Sunday, November 14, 2010

Reading and Writing

Every writer on writing says that the most important thing a writer can do is to read. I was a voracious reader before I took up writing with such single-minded passion. For several years I stopped reading altogether and spent all my spare time writing. This summer, when I took a break from writing, I started reading again.

To my amazement, I discovered that I read in a totally different way now. I do not read as critically as I did when I was a literature major in college, and every book had to be parsed in seventeen different ways for meaning, symbolism, character, language, etc. etc. I do, however, notice the writing more than I ever did before. When I find myself either being captured by the story and transported to the story world or being turned off and wanting to quit, I loop back and pay attention to what is was in the narrative that caused me to react in such a manner. What can an author do to make me laugh or make me cry? What is it that the author does that makes me completely lose myself in a story?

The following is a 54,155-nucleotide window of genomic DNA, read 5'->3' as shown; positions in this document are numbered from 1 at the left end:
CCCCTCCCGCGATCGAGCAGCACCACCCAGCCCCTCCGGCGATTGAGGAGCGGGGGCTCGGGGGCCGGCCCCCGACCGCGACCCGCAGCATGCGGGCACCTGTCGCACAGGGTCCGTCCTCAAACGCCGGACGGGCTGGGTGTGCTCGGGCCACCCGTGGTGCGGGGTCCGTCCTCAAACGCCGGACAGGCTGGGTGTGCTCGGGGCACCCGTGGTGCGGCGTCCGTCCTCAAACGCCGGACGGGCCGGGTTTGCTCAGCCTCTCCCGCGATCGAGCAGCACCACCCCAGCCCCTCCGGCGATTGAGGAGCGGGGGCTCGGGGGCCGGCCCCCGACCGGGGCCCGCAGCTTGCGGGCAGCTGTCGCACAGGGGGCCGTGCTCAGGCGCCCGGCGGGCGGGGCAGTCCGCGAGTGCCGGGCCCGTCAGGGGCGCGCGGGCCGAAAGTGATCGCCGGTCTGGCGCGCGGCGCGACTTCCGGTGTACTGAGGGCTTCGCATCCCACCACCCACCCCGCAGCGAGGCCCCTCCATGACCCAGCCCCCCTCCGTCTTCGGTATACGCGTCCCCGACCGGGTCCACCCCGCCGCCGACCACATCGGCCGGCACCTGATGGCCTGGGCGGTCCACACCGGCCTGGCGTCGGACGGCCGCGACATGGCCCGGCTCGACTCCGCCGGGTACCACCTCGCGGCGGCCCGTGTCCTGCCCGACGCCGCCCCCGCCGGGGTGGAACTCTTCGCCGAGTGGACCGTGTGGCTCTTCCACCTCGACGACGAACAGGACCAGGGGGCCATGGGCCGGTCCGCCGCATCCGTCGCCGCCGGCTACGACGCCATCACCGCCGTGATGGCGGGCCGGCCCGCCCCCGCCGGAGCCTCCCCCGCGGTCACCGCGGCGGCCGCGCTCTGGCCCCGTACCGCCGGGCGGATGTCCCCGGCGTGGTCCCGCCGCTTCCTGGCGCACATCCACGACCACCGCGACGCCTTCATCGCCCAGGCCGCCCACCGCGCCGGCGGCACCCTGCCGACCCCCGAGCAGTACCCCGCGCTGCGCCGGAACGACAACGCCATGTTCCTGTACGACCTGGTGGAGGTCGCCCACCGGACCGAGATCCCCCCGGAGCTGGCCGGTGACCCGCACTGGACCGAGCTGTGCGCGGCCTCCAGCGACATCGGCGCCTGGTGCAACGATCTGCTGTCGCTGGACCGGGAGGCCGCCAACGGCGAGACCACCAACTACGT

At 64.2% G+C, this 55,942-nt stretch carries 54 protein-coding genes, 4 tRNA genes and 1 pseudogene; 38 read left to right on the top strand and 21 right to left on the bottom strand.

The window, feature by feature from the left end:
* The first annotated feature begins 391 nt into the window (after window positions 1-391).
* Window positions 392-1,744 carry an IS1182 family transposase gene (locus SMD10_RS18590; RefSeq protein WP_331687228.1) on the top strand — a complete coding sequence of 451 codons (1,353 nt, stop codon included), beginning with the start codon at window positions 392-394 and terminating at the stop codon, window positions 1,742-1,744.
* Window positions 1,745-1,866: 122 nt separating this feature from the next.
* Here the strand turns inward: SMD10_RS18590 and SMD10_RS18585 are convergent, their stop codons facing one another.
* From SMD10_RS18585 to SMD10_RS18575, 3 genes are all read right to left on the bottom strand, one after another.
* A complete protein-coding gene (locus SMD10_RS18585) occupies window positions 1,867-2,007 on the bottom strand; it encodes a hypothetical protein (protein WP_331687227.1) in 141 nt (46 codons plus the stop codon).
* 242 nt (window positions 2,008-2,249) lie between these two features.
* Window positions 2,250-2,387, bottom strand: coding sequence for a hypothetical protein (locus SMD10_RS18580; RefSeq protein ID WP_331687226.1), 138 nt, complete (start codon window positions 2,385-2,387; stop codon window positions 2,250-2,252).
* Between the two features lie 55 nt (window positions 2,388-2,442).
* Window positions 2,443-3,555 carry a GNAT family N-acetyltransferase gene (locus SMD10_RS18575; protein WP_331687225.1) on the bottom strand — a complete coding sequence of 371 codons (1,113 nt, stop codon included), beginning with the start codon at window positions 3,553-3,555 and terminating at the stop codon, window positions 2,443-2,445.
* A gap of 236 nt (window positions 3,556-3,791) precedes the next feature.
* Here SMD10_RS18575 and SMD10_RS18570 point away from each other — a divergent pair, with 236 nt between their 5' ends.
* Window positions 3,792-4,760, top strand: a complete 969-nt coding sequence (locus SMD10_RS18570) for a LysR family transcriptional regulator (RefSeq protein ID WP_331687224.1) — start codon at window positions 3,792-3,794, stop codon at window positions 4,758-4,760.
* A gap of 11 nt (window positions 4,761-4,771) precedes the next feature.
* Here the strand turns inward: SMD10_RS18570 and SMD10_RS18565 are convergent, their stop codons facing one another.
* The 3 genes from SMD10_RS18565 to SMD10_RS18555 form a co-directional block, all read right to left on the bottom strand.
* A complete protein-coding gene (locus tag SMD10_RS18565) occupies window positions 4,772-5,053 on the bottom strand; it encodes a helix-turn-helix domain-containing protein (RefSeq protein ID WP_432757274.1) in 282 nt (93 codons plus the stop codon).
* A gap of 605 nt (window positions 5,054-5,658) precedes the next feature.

The answers to those questions has changed the way I view my own writing. I've started asking myself: what would a reader think of this? How would a reader react to that?

I suppose in the past I wrote stories primarily for myself, with no real expectation that anyone would ever read them. Now that other people are actually reading my stories, I have to take their expectations into consideration in a whole new way.

Reading other writers' work does take away some of my writing time, but it is time well spent because it allows me the opportunity to experience as a reader what works and does not work, and to bring that back to my own writing.

Um ... duh.

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